Our view

 

Our view

 

Date: January 23, 2014
by: Observer Staff

 
 

The headline recently on a column in the Sarasota Herald-Tribune did the job. It caught our attention:
“Economic incentives: necessary, transparent and effective.”

Whoa there.

With all due respect to the author, a good guy doing his job, Mark Huey, president and CEO of the Economic Development Corp. of Sarasota County, we would argue: Quit trying to fool the public and justify what is as immoral as the personal income tax. That is, the government taking wealth by force from one to redistribute to another more government-favored recipient.

That’s what economic incentives really are — a subsidy, corporate welfare, the government picking who it wants to favor. But they are done so always as “investments” in name of creating jobs and what Huey termed “creating a more sustainable economic future.”

Wrote Huey: “To not have incentives would ignore the free-market reality that businesses can take their jobs anywhere, and communities throughout the country and the world are willing to pay incentives to win those jobs. Any community serious about competing for quality jobs … must be able to offer competitive incentives.”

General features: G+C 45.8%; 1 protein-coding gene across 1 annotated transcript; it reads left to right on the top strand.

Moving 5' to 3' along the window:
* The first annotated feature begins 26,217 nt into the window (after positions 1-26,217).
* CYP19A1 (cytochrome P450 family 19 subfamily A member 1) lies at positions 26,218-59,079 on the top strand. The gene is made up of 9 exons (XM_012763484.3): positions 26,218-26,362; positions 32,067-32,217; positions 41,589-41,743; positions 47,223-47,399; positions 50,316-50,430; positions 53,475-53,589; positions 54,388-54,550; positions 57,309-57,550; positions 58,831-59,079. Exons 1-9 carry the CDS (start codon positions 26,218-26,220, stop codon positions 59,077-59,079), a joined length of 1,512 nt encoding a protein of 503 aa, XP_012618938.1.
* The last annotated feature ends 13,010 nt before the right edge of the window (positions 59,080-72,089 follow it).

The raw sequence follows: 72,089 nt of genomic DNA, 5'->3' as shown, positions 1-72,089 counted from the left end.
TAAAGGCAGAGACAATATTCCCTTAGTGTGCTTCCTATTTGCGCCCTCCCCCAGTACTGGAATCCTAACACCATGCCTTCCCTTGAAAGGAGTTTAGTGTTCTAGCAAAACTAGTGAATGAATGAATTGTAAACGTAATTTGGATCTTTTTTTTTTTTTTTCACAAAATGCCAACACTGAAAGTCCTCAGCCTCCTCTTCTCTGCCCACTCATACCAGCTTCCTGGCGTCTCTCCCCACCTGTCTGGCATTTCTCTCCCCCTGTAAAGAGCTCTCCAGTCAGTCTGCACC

This reminds us of the retort from the late Milton Friedman when Forbes magazine interviewed him on the subject of “economic incentives.” Told that economic development officials all say what Huey says — that a city, county and state must offer subsidies to be competitive and because everyone else does it, Friedman replied: “Just because your friends jump off a bridge, would you jump too?”

They’re an epidemic.

Perhaps most shocking lately are the television advertisements from the state of New York. In October, Gov. Andrew Cuomo launched Start-Up NY. Cuomo promises new, expanding or relocating companies that set up shop in certain tax-free zones no taxes for 10 years — no local taxes; no sales tax; no property tax; no franchise fees; no income taxes. Of course, only certain favored businesses qualify.

To our dismay, our own free-market governor, Rick Scott, has embraced corporate incentives. Scott maintains criteria that the “investment” must provide a certain level of return or the money must be repaid.

But he also has backed the Legislature’s allocating of $18.1 milllion to Enterprise Florida; $63.5 million to Visit Florida; and $19.5 million to Space Florida to attract and expand businesses and tourism.

Huey reported Sarasota County’s incentives have totaled $4.2 million, creating “nearly 1,700 jobs” and generating an economic multiplier valued at $500 million. Huey wrote: “An annual return on investment of more than 12,000%!”

Sounds great.